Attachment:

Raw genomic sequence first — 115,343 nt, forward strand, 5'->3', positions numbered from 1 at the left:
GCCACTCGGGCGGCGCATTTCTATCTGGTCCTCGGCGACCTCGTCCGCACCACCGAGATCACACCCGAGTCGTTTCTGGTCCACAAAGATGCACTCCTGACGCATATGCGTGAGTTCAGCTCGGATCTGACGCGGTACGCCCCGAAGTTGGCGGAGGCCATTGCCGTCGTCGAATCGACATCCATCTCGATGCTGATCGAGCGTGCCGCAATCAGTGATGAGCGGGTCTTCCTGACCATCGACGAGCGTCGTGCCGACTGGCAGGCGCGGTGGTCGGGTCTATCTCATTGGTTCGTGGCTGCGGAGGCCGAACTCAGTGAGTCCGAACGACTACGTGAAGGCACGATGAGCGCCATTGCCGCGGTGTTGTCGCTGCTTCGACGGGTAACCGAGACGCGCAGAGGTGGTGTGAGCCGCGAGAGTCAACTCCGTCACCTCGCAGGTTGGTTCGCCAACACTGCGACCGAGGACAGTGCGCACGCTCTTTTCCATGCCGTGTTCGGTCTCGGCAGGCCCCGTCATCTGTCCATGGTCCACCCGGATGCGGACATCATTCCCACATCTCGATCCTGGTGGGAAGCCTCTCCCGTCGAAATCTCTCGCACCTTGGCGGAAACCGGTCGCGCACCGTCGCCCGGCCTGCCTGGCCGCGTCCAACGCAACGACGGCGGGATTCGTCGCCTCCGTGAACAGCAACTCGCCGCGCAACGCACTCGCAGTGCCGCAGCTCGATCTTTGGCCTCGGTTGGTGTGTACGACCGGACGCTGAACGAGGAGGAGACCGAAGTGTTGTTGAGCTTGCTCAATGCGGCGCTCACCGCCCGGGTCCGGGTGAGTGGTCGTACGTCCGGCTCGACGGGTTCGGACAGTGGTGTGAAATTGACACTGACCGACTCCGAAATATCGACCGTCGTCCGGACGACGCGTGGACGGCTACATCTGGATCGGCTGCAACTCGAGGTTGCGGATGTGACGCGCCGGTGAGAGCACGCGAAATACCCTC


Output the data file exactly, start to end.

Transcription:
Raw genomic sequence first — 115,343 nt, forward strand, 5'->3', positions numbered from 1 at the left:
GCCACTCGGGCGGCGCATTTCTATCTGGTCCTCGGCGACCTCGTCCGCACCACCGAGATCACACCCGAGTCGTTTCTGGTCCACAAAGATGCACTCCTGACGCATATGCGTGAGTTCAGCTCGGATCTGACGCGGTACGCCCCGAAGTTGGCGGAGGCCATTGCCGTCGTCGAATCGACATCCATCTCGATGCTGATCGAGCGTGCCGCAATCAGTGATGAGCGGGTCTTCCTGACCATCGACGAGCGTCGTGCCGACTGGCAGGCGCGGTGGTCGGGTCTATCTCATTGGTTCGTGGCTGCGGAGGCCGAACTCAGTGAGTCCGAACGACTACGTGAAGGCACGATGAGCGCCATTGCCGCGGTGTTGTCGCTGCTTCGACGGGTAACCGAGACGCGCAGAGGTGGTGTGAGCCGCGAGAGTCAACTCCGTCACCTCGCAGGTTGGTTCGCCAACACTGCGACCGAGGACAGTGCGCACGCTCTTTTCCATGCCGTGTTCGGTCTCGGCAGGCCCCGTCATCTGTCCATGGTCCACCCGGATGCGGACATCATTCCCACATCTCGATCCTGGTGGGAAGCCTCTCCCGTCGAAATCTCTCGCACCTTGGCGGAAACCGGTCGCGCACCGTCGCCCGGCCTGCCTGGCCGCGTCCAACGCAACGACGGCGGGATTCGTCGCCTCCGTGAACAGCAACTCGCCGCGCAACGCACTCGCAGTGCCGCAGCTCGATCTTTGGCCTCGGTTGGTGTGTACGACCGGACGCTGAACGAGGAGGAGACCGAAGTGTTGTTGAGCTTGCTCAATGCGGCGCTCACCGCCCGGGTCCGGGTGAGTGGTCGTACGTCCGGCTCGACGGGTTCGGACAGTGGTGTGAAATTGACACTGACCGACTCCGAAATATCGACCGTCGTCCGGACGACGCGTGGACGGCTACATCTGGATCGGCTGCAACTCGAGGTTGCGGATGTGACGCGCCGGTGAGAGCACGCGAAATACCCTC